Will the Supreme Court Clarify the Standard for Awarding Attorneys’ Fees under §505 of the Copyright Act?

The Supreme Court has granted certiorari to address the standards to be applied in awarding attorney’s fees under  17 U.S.C.§505 of the Copyright Act. At issue is whether Supap Kirtsaeng, the prevailing defendant in a copyright lawsuit, should be awarded his attorney’s fees.  This is Mr. Kirtsaeng’s second trip to the Supreme Court. The  Court held in Kirtsaeng v. John Wiley & Sons, Inc., 133 S. Ct. 1351 (2013) that under the “first sale” doctrine (codified at 17 U.S.C. §109(a)), Kirtsaeng, as the lawful owner of the particular physical copy of the textbook purchased abroad, was permitted to resell that copy of the book in the United States without infringing Wiley’s copyright. On remand, judgment was entered in his favor.

Kirtsaeng then sought his attorneys’ fees under 17 U.S.C.§505 of the Copyright Act which provides that “the court in its discretion may allow the recovery of full costs by or against any party [and] the court may also award a reasonable attorney’s fee to the prevailing party as part of the costs.” The district court ruled that he was not entitled to attorney’s fees because, even though the litigation clarified the boundaries of copyright law and advanced the purposes of the Copyright Act, the result did not outweigh the fact that Wiley’s copyright claim was not “objectively unreasonable.”

The Petition for Certiorari frames the issue as: “What is the appropriate standard for awarding attorneys’ fees to a prevailing party under §505 of the Copyright Act?” Before the Court’s decision in  Fogerty v. Fantasy, Inc., 510 U.S. 517, 520-21 (1994), the courts of appeals were divided about whether §505 authorized courts to award attorneys’ fees to “prevailing plaintiffs … as a matter of course,” but only to “prevailing defendants … [who] show that the original suit was frivolous or brought in bad faith.” The Court rejected the dual standard and held that “[p]revailing plaintiffs and prevailing defendants are to be treated alike.”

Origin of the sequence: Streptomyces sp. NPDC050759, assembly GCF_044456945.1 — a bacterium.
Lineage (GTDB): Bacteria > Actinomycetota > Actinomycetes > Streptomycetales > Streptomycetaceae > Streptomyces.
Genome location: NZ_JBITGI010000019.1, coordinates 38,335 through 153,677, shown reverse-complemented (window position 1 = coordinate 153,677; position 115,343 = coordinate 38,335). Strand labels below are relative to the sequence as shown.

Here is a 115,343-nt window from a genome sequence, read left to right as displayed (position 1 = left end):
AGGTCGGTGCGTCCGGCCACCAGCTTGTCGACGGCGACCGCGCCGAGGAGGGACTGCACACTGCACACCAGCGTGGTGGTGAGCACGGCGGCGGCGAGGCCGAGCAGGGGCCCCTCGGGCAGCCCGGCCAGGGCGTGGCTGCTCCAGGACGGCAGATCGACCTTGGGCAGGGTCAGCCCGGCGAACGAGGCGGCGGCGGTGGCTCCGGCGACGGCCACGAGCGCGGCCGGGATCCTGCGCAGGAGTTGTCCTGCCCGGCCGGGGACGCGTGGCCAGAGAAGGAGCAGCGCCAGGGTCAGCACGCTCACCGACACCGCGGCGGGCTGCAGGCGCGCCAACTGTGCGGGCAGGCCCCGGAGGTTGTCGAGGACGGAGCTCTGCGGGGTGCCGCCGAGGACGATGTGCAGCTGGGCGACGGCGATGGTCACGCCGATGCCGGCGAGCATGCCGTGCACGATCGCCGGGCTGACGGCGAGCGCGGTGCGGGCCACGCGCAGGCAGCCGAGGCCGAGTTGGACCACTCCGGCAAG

The Petition asserts that the Ninth and Eleventh Circuits award attorneys’ fees when the prevailing party’s successful claim or defense advances the purposes of the Copyright Act. The  Fifth and Seventh Circuits employ a presumption in favor of attorneys’ fees for a prevailing party. Other circuits apply  the several “nonexclusive factors” the Court identified in dicta in Fogerty. Only the Second Circuit places “substantial weight” on whether the losing party’s claim or defense was “objectively unreasonable”  which, Petitioner argues, “makes the award of fees to prevailing parties the exception rather than the rule.”

It has been over 20 years since the Court decided Fogerty v. Fantasy, Inc.. Clarification of  the factors to be applied in awarding prevailing party attorney fees will be most beneficial to defendants. Whether or not a prevailing plaintiff is awarded fees, it is awarded damages or other relief. But if a defendant is not reasonably confident that it may be awarded its attorney’s fees for mounting a successful defense, the economic reality is that it may be forced into a nuisance settlement. A defendant that “prevails in copyright litigation vindicates the public’s interest in the use of intellectual property, but without an award of fees the prevailing defendant has only losses to show for the litigation.” FM Indus., Inc. v. Citicorp Credit Servs., Inc., 614 F.3d 335, 339-40 (7th Cir. 2010).

For more information on this topic, contact your Intellectual Property counsel at Smith, Gambrell & Russell, LLP.

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